We know past performance is not a guide to future returns but an analysis of a fund's performance can be one indicator of how well the fund has been run to date, writes Chris Jones. To do this well, however, many more measures and data points are required
Despite the limitations of recent past performance, if an investor tries to find out anything about his or her investment on the internet, this is pretty much what they will find.
Whether it is numbers, graphs or ‘Best Buy' lists, it is pretty much the same information and for some years it has been mutually reassuring and self-congratulatory: it has all gone up, so why look any further?
From a customer outcome perspective there are a number of problems with unit price returns.
Firstly, what happened to the unit price yesterday has a very big impact on so many headlines and the more analytical measurements - see table below.
Also, with all the new costs and disclosure requirements, it can be confusing as to what has already been included in the returns and what has not.
What is more, beyond unit encashment for platform and advice fees, if a client is spending their investment by encashing units each month the relationship between unit price performance and client outcome is noticeably de-coupled - see table to the right.
Indeed, on the question of fair comparison (COBS 4.5A.7 44(3)) whether it is quartile ranking, numerical or graphical, comparing returns to things that are taking far more or far less risk (eg MSCI World or Cash) is misleading. Comparing them to their sector favours those who use all the available risk in a bull market and vice versa in a bear market. A relevant risk-based benchmark is required.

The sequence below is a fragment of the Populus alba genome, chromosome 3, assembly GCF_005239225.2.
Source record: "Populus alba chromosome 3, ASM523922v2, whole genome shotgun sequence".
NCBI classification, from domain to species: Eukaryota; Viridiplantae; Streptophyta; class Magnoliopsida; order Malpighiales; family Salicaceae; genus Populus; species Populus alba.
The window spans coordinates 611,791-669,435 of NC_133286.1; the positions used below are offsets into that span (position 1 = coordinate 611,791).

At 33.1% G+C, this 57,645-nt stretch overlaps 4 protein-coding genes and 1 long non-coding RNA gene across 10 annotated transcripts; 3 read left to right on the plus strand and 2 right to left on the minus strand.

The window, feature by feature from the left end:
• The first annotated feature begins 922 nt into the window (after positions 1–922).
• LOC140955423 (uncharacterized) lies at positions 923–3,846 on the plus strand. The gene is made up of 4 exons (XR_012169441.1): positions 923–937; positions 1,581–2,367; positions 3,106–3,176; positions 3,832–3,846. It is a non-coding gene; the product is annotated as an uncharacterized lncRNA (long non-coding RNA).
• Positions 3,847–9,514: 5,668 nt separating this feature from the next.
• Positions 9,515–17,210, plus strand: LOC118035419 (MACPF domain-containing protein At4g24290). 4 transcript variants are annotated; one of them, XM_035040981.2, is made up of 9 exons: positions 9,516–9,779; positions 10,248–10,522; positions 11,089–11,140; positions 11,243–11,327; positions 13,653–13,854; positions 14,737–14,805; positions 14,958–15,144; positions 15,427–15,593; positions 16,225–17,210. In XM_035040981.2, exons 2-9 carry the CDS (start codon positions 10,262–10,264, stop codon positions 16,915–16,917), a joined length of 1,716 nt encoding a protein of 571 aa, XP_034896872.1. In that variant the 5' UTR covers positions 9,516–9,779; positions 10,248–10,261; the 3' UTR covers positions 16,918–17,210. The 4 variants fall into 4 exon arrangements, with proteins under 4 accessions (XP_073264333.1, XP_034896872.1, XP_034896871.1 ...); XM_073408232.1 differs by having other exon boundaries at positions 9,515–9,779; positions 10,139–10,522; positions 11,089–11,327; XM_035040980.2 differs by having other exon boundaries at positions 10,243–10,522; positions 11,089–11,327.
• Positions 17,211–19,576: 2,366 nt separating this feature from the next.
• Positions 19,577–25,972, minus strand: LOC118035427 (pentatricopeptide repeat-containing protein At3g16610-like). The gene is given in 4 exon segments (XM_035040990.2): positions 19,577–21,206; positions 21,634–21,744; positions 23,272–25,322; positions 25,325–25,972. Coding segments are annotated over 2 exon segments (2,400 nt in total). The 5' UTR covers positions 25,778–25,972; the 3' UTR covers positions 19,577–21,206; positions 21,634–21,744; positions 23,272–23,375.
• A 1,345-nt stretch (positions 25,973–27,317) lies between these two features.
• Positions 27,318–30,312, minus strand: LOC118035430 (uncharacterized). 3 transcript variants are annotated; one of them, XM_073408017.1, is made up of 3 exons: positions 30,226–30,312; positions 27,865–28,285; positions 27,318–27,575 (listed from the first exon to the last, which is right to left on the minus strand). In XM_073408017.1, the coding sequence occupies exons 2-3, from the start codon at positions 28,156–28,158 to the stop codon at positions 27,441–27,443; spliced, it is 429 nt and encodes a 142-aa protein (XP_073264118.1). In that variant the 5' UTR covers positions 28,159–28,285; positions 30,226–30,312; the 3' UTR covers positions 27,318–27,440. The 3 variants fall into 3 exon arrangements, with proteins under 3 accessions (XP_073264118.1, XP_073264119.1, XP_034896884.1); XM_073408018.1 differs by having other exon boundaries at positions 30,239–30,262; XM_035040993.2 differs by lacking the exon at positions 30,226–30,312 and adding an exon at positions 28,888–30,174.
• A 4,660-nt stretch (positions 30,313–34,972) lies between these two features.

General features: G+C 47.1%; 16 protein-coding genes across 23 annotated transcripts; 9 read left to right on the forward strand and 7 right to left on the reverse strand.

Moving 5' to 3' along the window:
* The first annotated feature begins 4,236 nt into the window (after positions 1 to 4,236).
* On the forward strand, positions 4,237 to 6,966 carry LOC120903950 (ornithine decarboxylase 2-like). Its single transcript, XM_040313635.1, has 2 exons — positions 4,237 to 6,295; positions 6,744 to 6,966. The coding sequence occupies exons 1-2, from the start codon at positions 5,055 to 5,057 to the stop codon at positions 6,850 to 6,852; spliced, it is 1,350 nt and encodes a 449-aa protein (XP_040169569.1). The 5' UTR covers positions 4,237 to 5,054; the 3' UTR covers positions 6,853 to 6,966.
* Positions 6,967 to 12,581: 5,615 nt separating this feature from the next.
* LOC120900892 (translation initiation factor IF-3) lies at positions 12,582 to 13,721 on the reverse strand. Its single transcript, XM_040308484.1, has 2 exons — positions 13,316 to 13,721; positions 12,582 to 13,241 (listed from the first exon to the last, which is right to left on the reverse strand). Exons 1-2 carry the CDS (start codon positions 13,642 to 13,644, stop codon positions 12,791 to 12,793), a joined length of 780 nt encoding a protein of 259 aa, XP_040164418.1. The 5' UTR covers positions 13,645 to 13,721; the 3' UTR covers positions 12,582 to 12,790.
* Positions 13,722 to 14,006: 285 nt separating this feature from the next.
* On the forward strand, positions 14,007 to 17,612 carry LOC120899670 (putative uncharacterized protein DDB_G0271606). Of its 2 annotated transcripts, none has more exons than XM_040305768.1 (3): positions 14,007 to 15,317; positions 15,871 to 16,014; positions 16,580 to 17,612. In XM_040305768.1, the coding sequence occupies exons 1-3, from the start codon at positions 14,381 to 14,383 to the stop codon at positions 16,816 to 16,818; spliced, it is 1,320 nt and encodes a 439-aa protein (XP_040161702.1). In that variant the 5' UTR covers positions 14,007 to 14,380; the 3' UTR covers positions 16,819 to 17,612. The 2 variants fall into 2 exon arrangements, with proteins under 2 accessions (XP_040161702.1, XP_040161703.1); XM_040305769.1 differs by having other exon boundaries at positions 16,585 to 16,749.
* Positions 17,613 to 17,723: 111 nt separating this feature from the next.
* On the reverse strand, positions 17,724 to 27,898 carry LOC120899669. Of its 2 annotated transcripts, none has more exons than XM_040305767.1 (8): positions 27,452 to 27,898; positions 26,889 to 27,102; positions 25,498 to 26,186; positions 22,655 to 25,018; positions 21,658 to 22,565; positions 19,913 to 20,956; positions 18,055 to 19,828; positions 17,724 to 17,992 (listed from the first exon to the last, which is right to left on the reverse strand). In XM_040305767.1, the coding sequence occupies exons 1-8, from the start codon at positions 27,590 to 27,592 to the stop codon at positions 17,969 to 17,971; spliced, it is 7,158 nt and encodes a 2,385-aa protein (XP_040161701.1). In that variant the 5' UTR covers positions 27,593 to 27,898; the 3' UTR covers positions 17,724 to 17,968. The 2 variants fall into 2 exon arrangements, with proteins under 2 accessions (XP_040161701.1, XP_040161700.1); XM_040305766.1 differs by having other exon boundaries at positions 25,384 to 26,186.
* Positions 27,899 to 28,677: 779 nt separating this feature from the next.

What is more, the easy availability of the performance information sometimes results in it being considered in advance of suitability.
Rather than agreeing the clients risk profile, preferences and characteristics, and then analysing the relative performance of the funds that are compatible, there can be pressure to pick the top-performing funds and retrofit the client to its characteristics.
We may be entering into more difficult investment conditions and clients are being presented with the actual value - and change in value of their investments - at least annually.
In the resulting difficult conversations, recent past performance, tables, charts, rankings and measures may become more of a hindrance than a help.
If more focus is put on the compatibility of the solution to client risk tolerance, preferences and characteristics, what they will actually be invested in, and why and how the solution will be managed, rather than recent past performance, the client will have a better understanding of the investment and what to expect.
Trying to use recent performance data to predict out performance could be setting you up for a fall.
Chris Jones is proposition director at Dynamic Planner
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